The future of the Left in Hungary

Let me make a little poll among my readers what you think is going to happen now after their second huge defeat of the so-called “Left” in the elections.

When you vote, please keep in mind what MSZP party manager Árpád Velez said to their activists in the campaign (on a leaked tape recording): „Making Orbán resign is not a goal, that’s a means. We want to govern so that we could pay our guys at last…”


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  1. szebbjovot

     /  08/04/2014

    A bit off topic, but here are some more detailed maps regarding the elections:





    More can be found here

  2. Angela Bogaczy

     /  08/04/2014

    Sorry, this is probably not on-topic. But I’m seriously scared. 1. A very nasty, lies-riddled article from Charles Gati, a mover and shaker of regime-change in Hungary, came in yesterday’s Washington Post. 2. An excellent Hungarian poster, guest-swljslo, in yesterday’s Economist mentioned Gati’s 5-point steps (there is a Hungarian account of them on a wikileaks page, this poster says) for regime change. The remaining one of the 5 is civil war!

    Another thing: the OSCE has put out its ‘Statement of Preliminary Findings and Conclusions’:

    This comment appears in it twice: ‘There were allegations of gerrymandering; it remains to be seen how this translates into results’ (pages 1 and 4). Quite apart from the logical impossibility of allegations translating into results, the OSCE carries on at some length about things quite external to the structure and procedure of the elections. Is this ominous?

    Does either of you have any insight here? (My inclination is to fear external intervention in Hungary, Ukraine-style. I think we waste effort looking at what might happen in parliament.)

    Does either of you have time to add your comments to the Economist and Washington Post articles I’ve mentioned? (My registration in the latter has been zapped, and I cannot re-register. In the former, some of my posts have disappeared, others have come up multiple times, presumably to make me look like a nuisance poster. Both weird.)

    • Angela Bogaczy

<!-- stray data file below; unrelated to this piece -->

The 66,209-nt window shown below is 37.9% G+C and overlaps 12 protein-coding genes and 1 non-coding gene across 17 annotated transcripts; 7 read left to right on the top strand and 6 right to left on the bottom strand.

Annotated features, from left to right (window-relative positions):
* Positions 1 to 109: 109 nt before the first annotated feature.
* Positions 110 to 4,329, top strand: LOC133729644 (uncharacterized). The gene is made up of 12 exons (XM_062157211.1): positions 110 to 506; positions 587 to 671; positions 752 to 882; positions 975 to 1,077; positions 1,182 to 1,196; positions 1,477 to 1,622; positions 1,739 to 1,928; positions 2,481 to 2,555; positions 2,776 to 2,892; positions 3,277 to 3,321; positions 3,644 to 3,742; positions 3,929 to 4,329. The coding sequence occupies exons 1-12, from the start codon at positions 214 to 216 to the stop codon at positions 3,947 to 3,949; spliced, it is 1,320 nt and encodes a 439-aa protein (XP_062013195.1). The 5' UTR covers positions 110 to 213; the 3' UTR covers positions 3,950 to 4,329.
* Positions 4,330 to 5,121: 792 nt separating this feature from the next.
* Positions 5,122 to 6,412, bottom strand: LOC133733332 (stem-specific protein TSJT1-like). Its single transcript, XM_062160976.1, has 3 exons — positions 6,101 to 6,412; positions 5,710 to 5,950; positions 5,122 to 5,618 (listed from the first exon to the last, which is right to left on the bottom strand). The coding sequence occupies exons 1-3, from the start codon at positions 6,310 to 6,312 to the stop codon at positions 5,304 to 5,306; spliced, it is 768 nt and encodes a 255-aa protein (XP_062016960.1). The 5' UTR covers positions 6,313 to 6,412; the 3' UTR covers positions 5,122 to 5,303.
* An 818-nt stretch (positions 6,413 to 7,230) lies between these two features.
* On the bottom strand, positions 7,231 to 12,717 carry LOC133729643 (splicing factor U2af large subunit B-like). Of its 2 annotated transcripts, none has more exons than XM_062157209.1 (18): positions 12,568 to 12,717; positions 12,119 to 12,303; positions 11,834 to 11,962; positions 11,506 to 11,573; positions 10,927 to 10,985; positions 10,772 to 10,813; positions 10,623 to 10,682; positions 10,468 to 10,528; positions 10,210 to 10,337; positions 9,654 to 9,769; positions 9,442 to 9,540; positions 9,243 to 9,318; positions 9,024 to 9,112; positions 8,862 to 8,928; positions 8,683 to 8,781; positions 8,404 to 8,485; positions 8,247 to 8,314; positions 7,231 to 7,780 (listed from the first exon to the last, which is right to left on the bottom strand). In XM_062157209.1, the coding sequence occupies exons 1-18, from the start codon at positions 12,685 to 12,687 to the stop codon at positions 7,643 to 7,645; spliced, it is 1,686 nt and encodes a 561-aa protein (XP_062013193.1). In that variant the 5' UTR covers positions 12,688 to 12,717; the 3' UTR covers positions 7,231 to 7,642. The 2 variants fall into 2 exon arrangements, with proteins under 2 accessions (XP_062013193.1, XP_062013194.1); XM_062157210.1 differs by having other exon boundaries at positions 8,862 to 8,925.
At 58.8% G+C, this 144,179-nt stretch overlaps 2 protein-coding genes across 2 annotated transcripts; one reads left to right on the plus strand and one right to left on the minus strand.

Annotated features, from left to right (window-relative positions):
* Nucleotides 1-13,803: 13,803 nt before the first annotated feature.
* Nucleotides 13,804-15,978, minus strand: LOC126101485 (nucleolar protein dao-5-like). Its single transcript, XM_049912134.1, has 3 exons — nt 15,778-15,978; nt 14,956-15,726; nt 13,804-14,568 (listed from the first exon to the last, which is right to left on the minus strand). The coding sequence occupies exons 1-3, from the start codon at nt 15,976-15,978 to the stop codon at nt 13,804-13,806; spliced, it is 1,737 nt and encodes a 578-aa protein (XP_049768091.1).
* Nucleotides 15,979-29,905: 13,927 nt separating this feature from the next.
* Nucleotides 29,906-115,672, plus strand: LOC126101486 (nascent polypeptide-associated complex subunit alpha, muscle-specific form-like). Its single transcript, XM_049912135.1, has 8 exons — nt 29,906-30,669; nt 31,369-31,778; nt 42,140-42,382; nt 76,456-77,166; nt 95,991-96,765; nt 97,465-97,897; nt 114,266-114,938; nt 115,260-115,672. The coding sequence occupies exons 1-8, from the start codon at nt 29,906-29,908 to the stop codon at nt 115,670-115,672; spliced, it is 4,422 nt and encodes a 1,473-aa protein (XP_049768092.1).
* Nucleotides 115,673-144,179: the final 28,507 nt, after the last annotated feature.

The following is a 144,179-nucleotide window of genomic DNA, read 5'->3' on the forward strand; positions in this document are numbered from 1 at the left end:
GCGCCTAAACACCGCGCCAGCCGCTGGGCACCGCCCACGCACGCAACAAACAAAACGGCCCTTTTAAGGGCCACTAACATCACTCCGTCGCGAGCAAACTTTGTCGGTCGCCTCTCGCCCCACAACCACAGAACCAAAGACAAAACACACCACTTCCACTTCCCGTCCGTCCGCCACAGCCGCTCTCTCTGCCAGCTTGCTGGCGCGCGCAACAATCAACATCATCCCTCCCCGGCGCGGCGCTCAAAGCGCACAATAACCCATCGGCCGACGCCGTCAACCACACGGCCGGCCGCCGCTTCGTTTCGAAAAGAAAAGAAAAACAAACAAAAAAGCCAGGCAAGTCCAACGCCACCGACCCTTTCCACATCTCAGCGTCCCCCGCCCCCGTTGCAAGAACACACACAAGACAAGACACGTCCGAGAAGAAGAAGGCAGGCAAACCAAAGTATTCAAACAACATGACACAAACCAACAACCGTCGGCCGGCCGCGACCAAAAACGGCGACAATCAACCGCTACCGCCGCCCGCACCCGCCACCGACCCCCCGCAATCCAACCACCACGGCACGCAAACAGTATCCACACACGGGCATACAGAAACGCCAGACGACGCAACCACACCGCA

/  08/04/2014

      Oh, heck! Now two words in this post are hyperlinked — not by me. The dickens!

    • What Gáti said is old news. I wrote about it in the post titled “The Reding-strategy”.

      Gáti said that before the big wave of international attack on the Orbán government in 2012 which resulted in the first “Peace March”, several hundreds of thousands of pro-goverment demonstrators marching in the streets of Budapest on a freezing cold January day.

      • Angeal Bogaczy

         /  08/04/2014

        I do know that thread of yours, Leto. And I know Gati’s 5 points are old news. But he has surfaced again, in the Washington Post article I mentioned. That, coupled with the utter hopelessness of the Hungarian ‘left’, made me wonder (in trepidation) if the cabal is not bothered with politics, but engaged in some other subversive plan. But I take it that you and szebbjovot are not concerned. And, I must admit, that is reassuring.

      • Angela Bogaczy

         /  11/04/2014

        Today’s (11 April) pretty scared second thoughts from me on your ‘old news’ dismissal, Leto. MNO is not inclined to agree:

        The Gati protégé Bajnai is threatening protest turnouts. And the old devil Agnes Heller is promising turmoil:

        The global media won’t be trumpeting these ghouls’ plans for the nation.

  3. szebbjovot

     /  07/04/2014

    They have already started fighting each other, the blame game and finger pointing will only get more intense.

    If I am not mistaken, Bajnai will run on his own for the EU elections, Gyurcsány wants to make his own separate caucus, and a Bajnai strategist has been blaming Mesterházy for the defeat…

    There is neither “Unity” nor “change of government” 😀

    I voted for the Polish scenario. In my opinion, LMP will remain LMP ( a fringe party for idealistic pseudo-hippies in Budapest), while the postcommies will most likely not unite again after this defeat, bicker among themselves and become even more unpopular.

    As for the new party scenario, its unlikely to become a serious contender in 4 years unless the leadership is some well known celebrity (like the 5 star movement in Italy)

    That leaves us with only two parties. And in my opinion (not wish), Jobbik will become the main opposition for the 2018 elections.

    There is also a possibility of a split, or at least a row within Fidesz on the issue of the Euro amongst other things.

    • You kinda summed up what I think the most likely scenario is.

      • szebbjovot

         /  08/04/2014

        In what way does your opinion differ?

        • I’m not sure Jobbik will be “the main opposition for the 2018 elections”. If they carry on with the repositioning I wrote about in the other post then they probably will be but there’s a good chance that dissatisfaction among the Jobbik rank and file will prevent Vona from continuing with this. The Magyar Gárda afficionados won’t fancy kitty-stroking. 😀

          • szebbjovot

             /  08/04/2014

            Surely that would have a positive effect, with the extreme elements becoming dissatisfied and going to MIÉP or forming their own groups like “Magyar Hajnal” , thus “cleansing” Jobbik of the more extreme elements.


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